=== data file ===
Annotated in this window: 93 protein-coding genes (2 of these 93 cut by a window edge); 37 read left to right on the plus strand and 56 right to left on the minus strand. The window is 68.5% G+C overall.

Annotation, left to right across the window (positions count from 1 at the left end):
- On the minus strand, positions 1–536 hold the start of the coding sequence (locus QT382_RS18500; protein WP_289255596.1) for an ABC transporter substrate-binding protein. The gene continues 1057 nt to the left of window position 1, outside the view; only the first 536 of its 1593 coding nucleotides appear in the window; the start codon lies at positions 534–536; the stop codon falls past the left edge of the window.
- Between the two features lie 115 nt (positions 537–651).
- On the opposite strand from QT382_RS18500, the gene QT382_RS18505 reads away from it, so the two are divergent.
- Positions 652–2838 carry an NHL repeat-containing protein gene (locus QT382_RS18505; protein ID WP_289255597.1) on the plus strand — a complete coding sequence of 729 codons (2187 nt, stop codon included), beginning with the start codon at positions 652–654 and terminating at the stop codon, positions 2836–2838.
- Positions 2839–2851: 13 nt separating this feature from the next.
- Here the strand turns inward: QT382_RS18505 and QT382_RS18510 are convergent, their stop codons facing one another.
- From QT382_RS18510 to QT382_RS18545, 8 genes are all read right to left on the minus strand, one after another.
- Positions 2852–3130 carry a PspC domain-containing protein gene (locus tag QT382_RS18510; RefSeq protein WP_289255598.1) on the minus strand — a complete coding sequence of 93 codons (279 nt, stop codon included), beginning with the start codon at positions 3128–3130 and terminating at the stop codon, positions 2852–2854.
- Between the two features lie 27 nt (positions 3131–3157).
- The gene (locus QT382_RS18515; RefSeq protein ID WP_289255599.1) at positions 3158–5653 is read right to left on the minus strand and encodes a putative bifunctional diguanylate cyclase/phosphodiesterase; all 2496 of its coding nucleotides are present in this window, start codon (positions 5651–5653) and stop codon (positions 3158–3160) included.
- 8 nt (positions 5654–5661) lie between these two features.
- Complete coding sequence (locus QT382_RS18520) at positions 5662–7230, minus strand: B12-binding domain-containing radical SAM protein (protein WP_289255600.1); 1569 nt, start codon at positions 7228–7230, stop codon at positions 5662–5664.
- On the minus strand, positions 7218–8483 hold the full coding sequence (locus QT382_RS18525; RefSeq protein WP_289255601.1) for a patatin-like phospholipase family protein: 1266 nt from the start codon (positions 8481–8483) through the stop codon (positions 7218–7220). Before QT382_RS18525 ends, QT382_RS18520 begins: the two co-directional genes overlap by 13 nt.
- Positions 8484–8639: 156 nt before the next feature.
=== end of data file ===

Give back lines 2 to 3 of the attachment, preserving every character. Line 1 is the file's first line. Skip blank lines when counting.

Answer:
Annotation, left to right across the window (positions count from 1 at the left end):
- On the minus strand, positions 1–536 hold the start of the coding sequence (locus QT382_RS18500; protein WP_289255596.1) for an ABC transporter substrate-binding protein. The gene continues 1057 nt to the left of window position 1, outside the view; only the first 536 of its 1593 coding nucleotides appear in the window; the start codon lies at positions 534–536; the stop codon falls past the left edge of the window.